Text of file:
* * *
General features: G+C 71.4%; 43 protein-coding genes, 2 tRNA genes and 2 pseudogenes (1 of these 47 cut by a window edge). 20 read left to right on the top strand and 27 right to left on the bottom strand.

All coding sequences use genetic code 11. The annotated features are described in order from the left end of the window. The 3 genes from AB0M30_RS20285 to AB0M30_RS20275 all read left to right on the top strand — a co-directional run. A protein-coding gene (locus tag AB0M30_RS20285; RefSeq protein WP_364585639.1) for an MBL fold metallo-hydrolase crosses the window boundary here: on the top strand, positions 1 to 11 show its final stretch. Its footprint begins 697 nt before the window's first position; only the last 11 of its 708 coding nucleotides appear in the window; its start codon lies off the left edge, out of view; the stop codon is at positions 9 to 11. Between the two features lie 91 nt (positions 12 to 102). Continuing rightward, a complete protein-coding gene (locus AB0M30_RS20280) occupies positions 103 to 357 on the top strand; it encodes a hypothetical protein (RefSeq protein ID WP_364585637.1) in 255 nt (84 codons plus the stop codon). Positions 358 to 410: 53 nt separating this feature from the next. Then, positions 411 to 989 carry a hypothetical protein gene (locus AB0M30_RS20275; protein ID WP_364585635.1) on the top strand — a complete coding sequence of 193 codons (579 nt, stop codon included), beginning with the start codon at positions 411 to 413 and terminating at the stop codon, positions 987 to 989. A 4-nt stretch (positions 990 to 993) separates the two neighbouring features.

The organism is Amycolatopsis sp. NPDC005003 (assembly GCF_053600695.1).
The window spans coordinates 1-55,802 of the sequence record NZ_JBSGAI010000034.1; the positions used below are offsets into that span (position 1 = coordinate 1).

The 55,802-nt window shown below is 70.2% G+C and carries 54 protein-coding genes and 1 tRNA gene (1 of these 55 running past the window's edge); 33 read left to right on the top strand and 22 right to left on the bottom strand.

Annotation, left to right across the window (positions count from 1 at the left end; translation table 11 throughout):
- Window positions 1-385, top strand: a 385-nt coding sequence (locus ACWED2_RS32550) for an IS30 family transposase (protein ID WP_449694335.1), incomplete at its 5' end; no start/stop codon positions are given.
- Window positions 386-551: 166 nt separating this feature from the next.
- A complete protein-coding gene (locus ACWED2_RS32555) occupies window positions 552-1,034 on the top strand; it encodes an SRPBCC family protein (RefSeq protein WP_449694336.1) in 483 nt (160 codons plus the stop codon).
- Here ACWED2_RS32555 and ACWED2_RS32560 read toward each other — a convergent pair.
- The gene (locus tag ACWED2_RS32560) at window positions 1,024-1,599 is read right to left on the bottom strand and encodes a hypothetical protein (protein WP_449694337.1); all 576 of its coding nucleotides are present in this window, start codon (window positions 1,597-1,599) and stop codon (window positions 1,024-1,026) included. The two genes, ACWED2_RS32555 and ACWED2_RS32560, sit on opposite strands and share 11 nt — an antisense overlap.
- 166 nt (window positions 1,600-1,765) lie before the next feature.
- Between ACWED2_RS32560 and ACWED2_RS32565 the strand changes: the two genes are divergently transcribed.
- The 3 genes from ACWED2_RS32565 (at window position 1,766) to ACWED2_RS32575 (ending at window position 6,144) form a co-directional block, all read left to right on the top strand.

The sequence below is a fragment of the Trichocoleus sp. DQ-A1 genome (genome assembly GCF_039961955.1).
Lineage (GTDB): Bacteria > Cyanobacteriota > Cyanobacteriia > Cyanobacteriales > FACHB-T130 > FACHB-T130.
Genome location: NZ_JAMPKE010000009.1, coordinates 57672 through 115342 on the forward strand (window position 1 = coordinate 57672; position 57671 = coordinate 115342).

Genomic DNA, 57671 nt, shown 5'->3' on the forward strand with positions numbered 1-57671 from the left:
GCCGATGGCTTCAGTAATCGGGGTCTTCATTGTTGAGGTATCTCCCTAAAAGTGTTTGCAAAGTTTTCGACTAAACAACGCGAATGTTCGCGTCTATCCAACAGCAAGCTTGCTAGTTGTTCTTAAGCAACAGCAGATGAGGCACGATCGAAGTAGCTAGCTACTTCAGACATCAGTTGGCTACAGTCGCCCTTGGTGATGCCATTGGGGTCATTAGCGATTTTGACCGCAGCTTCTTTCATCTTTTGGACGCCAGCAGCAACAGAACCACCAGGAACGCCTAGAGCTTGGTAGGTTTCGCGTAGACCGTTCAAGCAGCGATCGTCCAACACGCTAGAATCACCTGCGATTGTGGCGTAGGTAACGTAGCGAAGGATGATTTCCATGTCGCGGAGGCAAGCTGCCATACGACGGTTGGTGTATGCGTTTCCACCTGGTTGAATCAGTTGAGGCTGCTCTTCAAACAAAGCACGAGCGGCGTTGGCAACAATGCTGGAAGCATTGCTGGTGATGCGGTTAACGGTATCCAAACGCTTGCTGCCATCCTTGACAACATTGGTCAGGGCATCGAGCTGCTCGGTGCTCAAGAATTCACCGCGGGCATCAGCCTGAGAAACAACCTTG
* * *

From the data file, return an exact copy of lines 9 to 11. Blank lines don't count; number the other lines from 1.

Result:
- A complete protein-coding gene (locus ACWED2_RS32555) occupies window positions 552-1,034 on the top strand; it encodes an SRPBCC family protein (RefSeq protein WP_449694336.1) in 483 nt (160 codons plus the stop codon).
- Here ACWED2_RS32555 and ACWED2_RS32560 read toward each other — a convergent pair.
- The gene (locus tag ACWED2_RS32560) at window positions 1,024-1,599 is read right to left on the bottom strand and encodes a hypothetical protein (protein WP_449694337.1); all 576 of its coding nucleotides are present in this window, start codon (window positions 1,597-1,599) and stop codon (window positions 1,024-1,026) included. The two genes, ACWED2_RS32555 and ACWED2_RS32560, sit on opposite strands and share 11 nt — an antisense overlap.